You are under no obligation to offer a tenant a permanent rent reduction or any form of rent forgiveness.
And keep in mind that your government is not going to reward your generosity. You get no tax deduction or other tax benefit for reducing or forgiving rent. This doesn’t mean you shouldn’t do it. Just don’t expect the tax code to reward your generosity.
Unpaid Rent Is Not Tax-Deductible
Bad news. Unpaid rent is not a tax-deductible rental expense. Rather, it is a debt owed to you by your tenant. You get no tax deduction for the unpaid rent even if tenants never pay the rent they owe.
Good news. On the plus side, unpaid rent is not taxable as income, is not reported on your tax return, and increases the chances that you will have a rental property tax loss (deductible, we hope). This assumes you are a cash-basis taxpayer, as virtually all residential landlords are.
Deducting Rental Property Tax Losses
You have a rental loss if the total annual expenses you incur for your rentals (mortgage interest, taxes, utilities, insurance, maintenance, depreciation, and other expenses) exceed your total rental income (which does not include unpaid rent).
It’s likely that many landlords who ordinarily have profitable rentals will suffer rental losses for 2020 because their tenants failed to pay all or part of their rent.
The dreaded passive activity loss rules prevent many landlords from deducting all or part of their rental losses from their non-rental income.
Rental losses are always classified as passive losses. Subject to two important exceptions, the general rules are as follows:
Passive losses are deductible only from passive income—income from rental activities and from businesses in which you do not materially participate.
Passive losses are not deductible either (a) from ordinary income such as salary and self-employment earnings, or (b) from investment income such as dividends or interest.
Exception 1. $25,000 Allowance for Rental Real Estate
The tax law takes pity on landlords with a relatively modest income and permits them to deduct a limited amount of rental losses from non-rental income.
If your modified adjusted gross income for the year is under $100,000, you may deduct up to $25,000 in total annual rental losses from your nonpassive income, provided that you actively participate in the management of your rentals (an easy standard to meet).
Exception 2. Real Estate Professional Exemption from Passive Loss Rules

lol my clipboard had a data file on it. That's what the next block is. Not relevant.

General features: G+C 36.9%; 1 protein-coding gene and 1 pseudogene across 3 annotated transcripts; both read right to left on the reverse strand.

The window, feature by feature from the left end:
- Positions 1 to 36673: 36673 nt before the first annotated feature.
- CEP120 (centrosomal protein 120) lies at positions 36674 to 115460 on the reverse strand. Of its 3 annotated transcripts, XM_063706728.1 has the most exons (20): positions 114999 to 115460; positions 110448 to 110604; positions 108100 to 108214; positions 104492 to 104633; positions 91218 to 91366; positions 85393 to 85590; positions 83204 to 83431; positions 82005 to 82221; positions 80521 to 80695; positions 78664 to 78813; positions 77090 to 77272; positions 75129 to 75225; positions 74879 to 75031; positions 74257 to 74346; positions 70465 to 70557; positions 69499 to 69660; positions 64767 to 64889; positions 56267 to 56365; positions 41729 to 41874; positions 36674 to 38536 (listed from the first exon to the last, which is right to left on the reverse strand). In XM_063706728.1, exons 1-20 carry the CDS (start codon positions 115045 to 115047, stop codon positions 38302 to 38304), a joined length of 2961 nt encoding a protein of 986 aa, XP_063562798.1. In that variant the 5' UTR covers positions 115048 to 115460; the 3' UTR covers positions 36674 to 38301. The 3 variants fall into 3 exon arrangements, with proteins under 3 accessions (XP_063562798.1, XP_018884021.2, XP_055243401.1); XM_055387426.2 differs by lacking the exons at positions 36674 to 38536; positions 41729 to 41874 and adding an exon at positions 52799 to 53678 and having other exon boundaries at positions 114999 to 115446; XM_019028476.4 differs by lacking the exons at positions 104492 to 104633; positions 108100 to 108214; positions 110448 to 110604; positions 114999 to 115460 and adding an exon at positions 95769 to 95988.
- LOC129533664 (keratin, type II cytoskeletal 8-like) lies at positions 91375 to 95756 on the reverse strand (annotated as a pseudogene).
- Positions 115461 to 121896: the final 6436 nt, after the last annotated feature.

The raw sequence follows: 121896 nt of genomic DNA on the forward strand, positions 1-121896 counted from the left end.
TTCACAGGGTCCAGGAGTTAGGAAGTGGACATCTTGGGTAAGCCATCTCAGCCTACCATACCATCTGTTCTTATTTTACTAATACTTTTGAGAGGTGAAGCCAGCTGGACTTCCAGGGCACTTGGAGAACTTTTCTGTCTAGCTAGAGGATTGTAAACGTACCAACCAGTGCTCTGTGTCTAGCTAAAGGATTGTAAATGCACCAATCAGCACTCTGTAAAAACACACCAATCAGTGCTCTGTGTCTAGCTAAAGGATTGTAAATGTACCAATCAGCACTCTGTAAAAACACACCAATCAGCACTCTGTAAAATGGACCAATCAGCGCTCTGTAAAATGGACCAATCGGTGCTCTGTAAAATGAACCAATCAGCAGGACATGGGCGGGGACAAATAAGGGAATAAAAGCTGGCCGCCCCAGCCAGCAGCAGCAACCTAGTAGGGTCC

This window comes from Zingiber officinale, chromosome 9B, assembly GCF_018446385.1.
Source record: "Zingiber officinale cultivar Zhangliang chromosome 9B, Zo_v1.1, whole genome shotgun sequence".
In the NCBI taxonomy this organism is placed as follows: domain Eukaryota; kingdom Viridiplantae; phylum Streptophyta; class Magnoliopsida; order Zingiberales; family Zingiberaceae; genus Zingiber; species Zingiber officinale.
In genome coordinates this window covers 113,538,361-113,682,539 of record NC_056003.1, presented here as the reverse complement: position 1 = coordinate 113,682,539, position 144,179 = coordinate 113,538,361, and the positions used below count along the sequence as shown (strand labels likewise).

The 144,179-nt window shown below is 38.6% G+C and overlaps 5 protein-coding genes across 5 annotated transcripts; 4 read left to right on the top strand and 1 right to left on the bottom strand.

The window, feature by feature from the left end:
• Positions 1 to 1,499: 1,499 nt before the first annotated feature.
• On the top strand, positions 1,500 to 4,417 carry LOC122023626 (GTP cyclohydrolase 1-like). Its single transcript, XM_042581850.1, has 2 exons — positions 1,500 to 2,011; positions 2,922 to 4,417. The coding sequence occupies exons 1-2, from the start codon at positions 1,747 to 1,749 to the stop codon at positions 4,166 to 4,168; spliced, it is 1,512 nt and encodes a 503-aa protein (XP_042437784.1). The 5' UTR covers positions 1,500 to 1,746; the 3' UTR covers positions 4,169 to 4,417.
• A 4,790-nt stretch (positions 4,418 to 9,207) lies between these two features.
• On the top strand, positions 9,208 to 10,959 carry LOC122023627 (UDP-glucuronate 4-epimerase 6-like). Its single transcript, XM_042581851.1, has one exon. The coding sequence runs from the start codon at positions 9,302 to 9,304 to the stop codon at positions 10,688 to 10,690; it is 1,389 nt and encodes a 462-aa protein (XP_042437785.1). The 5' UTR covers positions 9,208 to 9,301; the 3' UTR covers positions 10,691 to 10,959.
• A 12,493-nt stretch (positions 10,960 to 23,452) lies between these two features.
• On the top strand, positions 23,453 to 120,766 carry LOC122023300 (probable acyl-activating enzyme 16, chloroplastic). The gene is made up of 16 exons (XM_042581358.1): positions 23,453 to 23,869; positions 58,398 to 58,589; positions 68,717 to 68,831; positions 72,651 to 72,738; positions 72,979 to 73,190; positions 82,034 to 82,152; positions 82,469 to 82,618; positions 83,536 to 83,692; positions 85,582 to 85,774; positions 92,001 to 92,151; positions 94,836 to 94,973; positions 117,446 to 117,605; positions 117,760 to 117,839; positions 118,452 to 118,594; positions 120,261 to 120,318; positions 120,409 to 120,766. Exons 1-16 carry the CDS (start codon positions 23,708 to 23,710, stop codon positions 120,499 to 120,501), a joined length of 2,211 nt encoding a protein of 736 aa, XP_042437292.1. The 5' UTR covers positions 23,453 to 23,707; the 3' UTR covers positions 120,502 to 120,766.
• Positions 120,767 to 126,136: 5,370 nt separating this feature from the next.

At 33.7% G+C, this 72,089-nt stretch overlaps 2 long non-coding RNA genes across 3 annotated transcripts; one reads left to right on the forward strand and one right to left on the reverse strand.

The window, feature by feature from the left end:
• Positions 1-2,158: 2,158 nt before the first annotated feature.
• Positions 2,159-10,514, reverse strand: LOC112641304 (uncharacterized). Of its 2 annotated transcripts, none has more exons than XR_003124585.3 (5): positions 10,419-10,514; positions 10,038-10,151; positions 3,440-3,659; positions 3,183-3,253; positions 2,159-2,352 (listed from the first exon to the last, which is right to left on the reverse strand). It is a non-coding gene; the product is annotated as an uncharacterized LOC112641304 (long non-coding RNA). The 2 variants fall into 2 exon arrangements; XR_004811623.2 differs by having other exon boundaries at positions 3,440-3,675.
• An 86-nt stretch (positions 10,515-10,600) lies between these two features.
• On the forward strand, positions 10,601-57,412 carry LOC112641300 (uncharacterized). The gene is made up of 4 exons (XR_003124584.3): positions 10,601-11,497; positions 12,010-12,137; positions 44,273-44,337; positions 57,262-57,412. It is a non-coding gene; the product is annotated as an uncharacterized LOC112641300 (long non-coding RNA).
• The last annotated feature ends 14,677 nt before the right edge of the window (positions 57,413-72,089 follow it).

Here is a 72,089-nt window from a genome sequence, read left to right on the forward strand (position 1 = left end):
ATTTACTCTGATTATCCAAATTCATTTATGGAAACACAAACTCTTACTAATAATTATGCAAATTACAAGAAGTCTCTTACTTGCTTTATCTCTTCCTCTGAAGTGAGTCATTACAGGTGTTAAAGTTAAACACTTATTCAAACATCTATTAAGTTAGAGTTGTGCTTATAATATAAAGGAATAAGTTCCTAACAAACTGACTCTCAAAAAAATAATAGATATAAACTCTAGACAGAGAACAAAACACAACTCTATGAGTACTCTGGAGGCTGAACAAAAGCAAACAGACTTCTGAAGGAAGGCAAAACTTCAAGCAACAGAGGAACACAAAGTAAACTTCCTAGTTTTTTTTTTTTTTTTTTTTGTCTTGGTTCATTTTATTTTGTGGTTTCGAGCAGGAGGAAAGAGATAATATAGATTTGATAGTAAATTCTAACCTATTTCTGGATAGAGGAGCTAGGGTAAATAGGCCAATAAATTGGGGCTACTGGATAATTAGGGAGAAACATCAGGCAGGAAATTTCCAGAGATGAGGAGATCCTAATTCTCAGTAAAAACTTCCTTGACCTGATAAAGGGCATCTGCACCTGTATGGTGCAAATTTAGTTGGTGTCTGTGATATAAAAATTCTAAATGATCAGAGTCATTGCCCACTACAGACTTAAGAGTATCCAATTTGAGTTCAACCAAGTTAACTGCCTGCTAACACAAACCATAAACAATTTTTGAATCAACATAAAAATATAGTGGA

There’s another way you may be able to deduct your rental losses from non-rental income no matter how high your income: the real estate professional exemption from the passive loss rules.
If you qualify as a tax law–defined real estate professional and materially participate in your rental activity, you may treat rental losses as nonpassive and deduct them from all other nonpassive income without limit for 2020.
Either you or your spouse will qualify as a real estate professional for the year if one of you spends
more than half your personal service work time in real property trades or businesses in which you materially participate, and
more than 750 hours of your personal service work and investment analysis time in real property trades or businesses in which you and/or your spouse materially participate.
In addition to the standard described above, you and/or your spouse must materially participate in a rental activity to enable the tax loss deduction against your other income. There are various methods for establishing material participation. The two most common are working more than 500 hours in a tax law–grouped multi-rental activity and working more than 100 hours more than anyone else on individual non-grouped properties.
People with a full-time job outside the tax law–defined real estate industry can rarely qualify as real estate professionals.
Non-deductible Rental Losses Become Suspended Passive Losses
You don’t lose rental losses you can’t deduct because of the passive loss rules. Instead, the losses become suspended passive losses. They are carried forward indefinitely and deducted from passive income each year until they are used up.
You may also deduct your suspended passive losses if you sell or otherwise dispose of substantially all your interest in your rental property in a taxable transaction.